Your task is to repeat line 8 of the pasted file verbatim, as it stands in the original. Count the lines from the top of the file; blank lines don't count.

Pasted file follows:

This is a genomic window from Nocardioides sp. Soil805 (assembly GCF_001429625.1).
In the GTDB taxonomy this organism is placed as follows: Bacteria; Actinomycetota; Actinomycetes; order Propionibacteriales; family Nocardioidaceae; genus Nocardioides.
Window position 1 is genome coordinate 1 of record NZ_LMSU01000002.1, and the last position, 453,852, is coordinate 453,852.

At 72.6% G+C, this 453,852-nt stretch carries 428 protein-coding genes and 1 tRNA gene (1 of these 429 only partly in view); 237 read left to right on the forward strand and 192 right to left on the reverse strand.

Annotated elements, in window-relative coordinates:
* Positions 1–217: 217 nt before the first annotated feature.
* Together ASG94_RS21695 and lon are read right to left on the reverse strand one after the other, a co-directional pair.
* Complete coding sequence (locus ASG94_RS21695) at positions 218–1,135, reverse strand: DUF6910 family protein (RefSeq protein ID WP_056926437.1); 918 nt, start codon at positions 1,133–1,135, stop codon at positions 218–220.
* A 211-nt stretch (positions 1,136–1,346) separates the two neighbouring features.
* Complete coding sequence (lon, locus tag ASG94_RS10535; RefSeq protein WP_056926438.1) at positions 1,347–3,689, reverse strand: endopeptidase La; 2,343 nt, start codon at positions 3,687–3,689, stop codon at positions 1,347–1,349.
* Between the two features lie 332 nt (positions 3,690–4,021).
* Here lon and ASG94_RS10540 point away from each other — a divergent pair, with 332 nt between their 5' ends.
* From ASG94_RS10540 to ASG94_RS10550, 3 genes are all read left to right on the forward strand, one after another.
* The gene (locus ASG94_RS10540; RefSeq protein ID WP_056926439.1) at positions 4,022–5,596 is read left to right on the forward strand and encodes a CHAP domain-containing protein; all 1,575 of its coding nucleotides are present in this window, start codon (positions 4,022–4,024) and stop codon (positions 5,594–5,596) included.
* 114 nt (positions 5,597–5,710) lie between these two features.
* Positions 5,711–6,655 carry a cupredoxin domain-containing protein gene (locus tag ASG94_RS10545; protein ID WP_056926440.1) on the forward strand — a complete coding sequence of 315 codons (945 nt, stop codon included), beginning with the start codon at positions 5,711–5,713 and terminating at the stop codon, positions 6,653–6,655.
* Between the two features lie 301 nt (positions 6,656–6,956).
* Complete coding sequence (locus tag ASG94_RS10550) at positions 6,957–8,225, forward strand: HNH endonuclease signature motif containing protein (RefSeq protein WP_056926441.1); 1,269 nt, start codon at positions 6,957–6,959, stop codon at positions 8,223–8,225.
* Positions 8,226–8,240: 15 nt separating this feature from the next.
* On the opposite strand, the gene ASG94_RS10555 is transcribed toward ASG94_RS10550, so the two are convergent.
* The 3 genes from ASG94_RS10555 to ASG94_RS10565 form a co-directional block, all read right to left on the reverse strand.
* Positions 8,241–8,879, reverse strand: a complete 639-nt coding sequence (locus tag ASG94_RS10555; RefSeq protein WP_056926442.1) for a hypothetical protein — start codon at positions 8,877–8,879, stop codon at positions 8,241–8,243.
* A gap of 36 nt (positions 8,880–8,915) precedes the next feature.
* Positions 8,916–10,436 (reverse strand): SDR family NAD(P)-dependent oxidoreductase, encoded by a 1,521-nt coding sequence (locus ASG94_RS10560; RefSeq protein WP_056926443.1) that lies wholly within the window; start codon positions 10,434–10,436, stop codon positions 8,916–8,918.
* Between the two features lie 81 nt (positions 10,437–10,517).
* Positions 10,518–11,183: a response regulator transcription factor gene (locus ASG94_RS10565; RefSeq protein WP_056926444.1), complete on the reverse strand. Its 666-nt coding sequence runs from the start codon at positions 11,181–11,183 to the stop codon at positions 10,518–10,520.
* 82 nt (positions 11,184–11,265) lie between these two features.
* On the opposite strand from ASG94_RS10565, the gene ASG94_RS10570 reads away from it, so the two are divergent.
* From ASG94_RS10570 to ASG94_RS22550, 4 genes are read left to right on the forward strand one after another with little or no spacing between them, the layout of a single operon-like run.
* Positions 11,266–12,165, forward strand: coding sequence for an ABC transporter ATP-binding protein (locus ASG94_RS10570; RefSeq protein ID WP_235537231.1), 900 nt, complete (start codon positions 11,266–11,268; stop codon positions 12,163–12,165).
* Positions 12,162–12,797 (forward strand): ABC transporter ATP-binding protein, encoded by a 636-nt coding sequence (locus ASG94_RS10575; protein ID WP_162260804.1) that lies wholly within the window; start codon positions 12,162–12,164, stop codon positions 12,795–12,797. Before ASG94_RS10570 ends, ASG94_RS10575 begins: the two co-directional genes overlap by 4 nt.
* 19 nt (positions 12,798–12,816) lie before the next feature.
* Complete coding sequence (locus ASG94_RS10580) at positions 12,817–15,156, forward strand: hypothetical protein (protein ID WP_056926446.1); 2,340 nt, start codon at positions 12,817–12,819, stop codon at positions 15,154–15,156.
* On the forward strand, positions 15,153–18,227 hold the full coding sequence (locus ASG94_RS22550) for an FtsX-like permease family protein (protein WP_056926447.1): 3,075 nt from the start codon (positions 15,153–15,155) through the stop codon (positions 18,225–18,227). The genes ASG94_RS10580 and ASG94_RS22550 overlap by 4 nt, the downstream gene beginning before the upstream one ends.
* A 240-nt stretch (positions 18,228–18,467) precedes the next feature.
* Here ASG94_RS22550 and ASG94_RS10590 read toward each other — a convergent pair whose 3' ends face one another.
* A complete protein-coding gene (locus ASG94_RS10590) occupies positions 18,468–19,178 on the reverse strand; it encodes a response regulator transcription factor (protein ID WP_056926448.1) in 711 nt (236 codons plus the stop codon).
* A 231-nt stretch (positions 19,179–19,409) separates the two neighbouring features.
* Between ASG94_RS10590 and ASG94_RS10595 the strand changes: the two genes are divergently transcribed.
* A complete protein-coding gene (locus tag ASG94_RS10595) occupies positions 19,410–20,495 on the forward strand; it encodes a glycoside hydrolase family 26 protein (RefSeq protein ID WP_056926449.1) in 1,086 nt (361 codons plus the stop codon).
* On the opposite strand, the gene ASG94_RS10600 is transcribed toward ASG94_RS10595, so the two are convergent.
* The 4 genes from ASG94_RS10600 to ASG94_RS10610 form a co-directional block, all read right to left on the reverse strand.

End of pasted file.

* Complete coding sequence (locus ASG94_RS21695) at positions 218–1,135, reverse strand: DUF6910 family protein (RefSeq protein ID WP_056926437.1); 918 nt, start codon at positions 1,133–1,135, stop codon at positions 218–220.